The ordination was held at St. Francis Xavier College Church, which sits on the corner of the St. Louis University campus. St. Francis is a beautiful, hundred year old church in the Gothic revival style.

Conveniently, the church is around the corner from the Dominican’s house of study, the Aquinas Institute of Theology, and across the street from the building housing St. Dominic’s Priory. (Yes, SLU is a Jesuit school. The Dominicans have been sharing space with them for years.) Aquinas Institute is the seminary for all brothers of the Central Dominican Province of Albert the Great.

This was our first ordination, and we were struck by the solemn beauty of the rite. Above, the two candidates lie prostrate before the altar as the schola chanted the Litany of Supplication.

After the ceremony, the principals gathered in front of the church. From left to right: Father Simon Felix Micahlski, O.P., The Most Reverend Thomas Cajetan Kelly, O.P. Archbishop Emeritus of Louisville, Kentucky, Father Kevin John Henry Newman Stephens, O.P. and Father Michael A. Mascari, O.P., Prior Provincial.

(Trivia: In his retirement, Archbishop Kelly is in residence at Holy Trinity Parish in Louisville, Kentucky.)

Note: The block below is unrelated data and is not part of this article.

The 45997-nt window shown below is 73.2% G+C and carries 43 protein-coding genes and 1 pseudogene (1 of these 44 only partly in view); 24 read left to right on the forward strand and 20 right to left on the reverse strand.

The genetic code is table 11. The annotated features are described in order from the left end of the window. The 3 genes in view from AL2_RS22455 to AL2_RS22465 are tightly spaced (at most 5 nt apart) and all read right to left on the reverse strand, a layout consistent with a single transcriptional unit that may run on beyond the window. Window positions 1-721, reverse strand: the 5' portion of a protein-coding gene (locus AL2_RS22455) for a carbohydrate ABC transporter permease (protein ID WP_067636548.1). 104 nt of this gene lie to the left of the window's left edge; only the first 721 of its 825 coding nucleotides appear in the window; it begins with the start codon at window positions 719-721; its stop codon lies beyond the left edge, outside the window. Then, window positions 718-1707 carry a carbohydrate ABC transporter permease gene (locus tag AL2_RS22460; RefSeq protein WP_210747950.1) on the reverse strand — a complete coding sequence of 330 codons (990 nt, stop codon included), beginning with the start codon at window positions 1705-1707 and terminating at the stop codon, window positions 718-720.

The newly ordained was mobbed by Bettingers after his reception. The good Father’s godson was hoisted out of the way of trouble. We wish Father Kevin the best in his new life.

A special thanks to Br. Joseph M. Minuth, O.P. for his great images of the ceremony. See the full set of Brother Joseph’s images on his Ordination of Brothers Kevin and Simon page on Picasa.

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But apart from the sanitation, the medicine, education, wine, public order, irrigation, roads, the fresh-water system, and public health, what HAVE the Romans ever done for us?

Monty Python’s Life of Brian

Romanesque is the “Roman style” of architecture. Heavily influenced by the building technology of the time, Romanesque style features straight lines, long narrow naves, massive thick walls, round arches and small windows. This style evolved in the 7th century from the Roman basilica style with influences from the Carolingian style (Charlemagne) and became the pattern for churches and monestaries across Europe.

Defining features include the circular “Roman” arch, as compared to the pointed arch of the Gothic style. This arch often carried over to the ceiling, producing a barrel vault. Romanesque tends to have the height of the apex of the roof closer to the height of the walls, producing a flatter roof line. Look for pointed roofs on towers and lanterns, not domes.

The Arch